Alyssa Milano visits Capitol Hill to advocate for Equal Rights Amendment
© Greg Nash

Alyssa Milano made a Wednesday appearance at a news conference alongside Democratic Reps. Carolyn MaloneyCarolyn Bosher MaloneyHouse passes bill to reauthorize funding for 9/11 victims It's time for the left to advance a shared vision of national security: Start by passing the NDAA Hillicon Valley: Appeals court rules Trump can't block people on Twitter | Tech giants to testify in House antitrust investigation | DHS set for grilling over facial recognition tech | Commerce to allow sales to Huawei MORE (N.Y.) and Jackie SpeierKaren (Jackie) Lorraine Jacqueline SpeierIt's time for the left to advance a shared vision of national security: Start by passing the NDAA Overnight Defense: Woman accusing general of sexual assault willing to testify | Joint Chiefs pick warns against early Afghan withdrawal | Tensions rise after Iran tries to block British tanker House approves amendment to reverse transgender military ban MORE (Calif.) outside the Capitol ahead of her testimony on Wednesday in support of ratifying the Equal Rights Amendment (ERA).

The “Charmed” actress — a prominent “Me Too” activist — is poised to testify at a Rayburn House Office Building shadow hearing hosted by Maloney to push for the ERA.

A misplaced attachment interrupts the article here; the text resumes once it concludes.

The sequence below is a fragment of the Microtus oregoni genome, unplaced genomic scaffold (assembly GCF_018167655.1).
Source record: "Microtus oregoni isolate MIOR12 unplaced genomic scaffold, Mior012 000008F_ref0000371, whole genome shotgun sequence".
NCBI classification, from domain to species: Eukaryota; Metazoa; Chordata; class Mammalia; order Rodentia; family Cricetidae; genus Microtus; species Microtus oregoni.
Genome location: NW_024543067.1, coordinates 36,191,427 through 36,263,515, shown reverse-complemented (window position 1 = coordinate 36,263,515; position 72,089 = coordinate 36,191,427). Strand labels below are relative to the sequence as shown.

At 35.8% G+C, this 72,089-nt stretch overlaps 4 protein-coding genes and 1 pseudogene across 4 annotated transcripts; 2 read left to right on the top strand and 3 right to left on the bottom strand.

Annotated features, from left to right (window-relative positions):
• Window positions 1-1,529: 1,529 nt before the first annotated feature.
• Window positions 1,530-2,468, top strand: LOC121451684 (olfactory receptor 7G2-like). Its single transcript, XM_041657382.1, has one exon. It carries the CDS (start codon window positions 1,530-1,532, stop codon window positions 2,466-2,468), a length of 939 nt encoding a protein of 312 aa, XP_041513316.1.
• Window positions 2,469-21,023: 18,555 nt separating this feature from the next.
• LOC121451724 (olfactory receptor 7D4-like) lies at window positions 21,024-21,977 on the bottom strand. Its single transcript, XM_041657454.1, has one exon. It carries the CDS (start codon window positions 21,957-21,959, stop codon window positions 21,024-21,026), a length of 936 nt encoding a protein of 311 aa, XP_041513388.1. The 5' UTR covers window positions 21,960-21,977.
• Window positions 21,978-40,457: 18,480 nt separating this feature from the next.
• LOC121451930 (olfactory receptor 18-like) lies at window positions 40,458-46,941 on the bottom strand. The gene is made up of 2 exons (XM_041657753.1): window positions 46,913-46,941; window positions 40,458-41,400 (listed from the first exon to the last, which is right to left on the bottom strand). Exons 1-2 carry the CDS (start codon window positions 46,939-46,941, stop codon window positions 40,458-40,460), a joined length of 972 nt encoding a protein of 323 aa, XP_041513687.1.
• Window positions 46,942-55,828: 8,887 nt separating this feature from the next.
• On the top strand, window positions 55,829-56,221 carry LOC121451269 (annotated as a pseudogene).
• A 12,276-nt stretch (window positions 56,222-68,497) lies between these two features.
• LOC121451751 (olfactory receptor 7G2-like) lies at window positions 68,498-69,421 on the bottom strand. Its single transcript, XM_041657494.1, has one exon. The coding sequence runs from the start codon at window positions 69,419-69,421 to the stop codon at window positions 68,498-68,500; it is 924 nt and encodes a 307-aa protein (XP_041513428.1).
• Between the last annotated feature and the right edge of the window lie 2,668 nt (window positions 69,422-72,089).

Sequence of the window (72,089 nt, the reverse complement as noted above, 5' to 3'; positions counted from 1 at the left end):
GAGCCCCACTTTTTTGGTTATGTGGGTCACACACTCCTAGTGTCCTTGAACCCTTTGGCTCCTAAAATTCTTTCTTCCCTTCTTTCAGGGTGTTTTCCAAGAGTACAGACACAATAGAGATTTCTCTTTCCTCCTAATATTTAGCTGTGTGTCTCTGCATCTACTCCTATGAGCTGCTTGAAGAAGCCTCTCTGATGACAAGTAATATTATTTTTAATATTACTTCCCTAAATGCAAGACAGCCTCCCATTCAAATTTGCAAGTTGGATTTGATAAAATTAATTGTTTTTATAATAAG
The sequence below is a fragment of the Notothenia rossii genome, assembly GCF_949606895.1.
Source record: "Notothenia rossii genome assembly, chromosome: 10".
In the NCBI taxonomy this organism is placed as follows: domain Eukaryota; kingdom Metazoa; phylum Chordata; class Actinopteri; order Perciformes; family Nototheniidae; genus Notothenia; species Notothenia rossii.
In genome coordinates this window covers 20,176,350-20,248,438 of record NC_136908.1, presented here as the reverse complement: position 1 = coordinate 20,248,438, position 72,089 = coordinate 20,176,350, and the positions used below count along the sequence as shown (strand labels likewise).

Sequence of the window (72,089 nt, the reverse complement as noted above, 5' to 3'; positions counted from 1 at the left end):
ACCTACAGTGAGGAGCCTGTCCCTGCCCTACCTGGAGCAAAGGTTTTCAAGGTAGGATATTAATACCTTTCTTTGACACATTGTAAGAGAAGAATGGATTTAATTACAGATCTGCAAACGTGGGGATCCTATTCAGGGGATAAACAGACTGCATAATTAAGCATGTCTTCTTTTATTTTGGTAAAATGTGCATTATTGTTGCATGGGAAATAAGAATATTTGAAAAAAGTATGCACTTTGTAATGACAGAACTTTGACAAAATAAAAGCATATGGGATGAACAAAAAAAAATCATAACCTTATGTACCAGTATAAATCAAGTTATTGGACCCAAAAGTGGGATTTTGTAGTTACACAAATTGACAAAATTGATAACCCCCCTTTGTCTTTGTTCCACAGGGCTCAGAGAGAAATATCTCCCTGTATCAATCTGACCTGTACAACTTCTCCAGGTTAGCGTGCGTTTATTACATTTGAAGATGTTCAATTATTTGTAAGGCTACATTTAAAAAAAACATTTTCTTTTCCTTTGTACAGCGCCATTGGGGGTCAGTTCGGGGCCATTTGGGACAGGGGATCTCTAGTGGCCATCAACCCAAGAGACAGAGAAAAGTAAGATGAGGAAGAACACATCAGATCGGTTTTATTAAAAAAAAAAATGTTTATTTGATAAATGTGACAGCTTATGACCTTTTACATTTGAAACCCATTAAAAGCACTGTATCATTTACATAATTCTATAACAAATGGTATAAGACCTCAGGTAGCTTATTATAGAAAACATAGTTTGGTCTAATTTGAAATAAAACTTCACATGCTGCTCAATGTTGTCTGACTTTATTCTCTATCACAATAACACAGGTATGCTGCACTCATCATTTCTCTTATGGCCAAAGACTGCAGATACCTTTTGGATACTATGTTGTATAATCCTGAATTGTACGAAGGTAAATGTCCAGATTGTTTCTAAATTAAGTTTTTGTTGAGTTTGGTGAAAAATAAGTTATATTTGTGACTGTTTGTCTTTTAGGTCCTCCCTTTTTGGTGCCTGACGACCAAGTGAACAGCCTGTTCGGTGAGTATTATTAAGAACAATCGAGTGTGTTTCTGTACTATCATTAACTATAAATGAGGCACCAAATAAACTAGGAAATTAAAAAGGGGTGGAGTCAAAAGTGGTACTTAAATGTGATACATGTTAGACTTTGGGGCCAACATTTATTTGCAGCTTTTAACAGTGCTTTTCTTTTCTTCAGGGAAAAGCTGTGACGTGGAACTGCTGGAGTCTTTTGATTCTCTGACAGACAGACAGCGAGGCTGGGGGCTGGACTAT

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“The #MeToo movement was such a powerful phenomenon because for far too long, women have not felt heard. It’s hard to empower women when they are not recognized as part of our Constitution. Now is the time for that to change and for the ERA to become part of the law for our nation,” Milano, 45, said in a statement this week.

Proponents of the ERA say that it’s necessary in order to officially guarantee equal rights for all Americans, regardless of gender.

Congress approved the amendment in 1972, but only 35 states — three short of the number required to add it to the Constitution — ratified it ahead of the deadline

Congress’s deadline to secure the ERA expired in 1982.

But Illinois ratified the amendment last month, and proponents argue that the 27th Amendment's 202 years between submission and ratification is evidence that the ERA can still be ratified.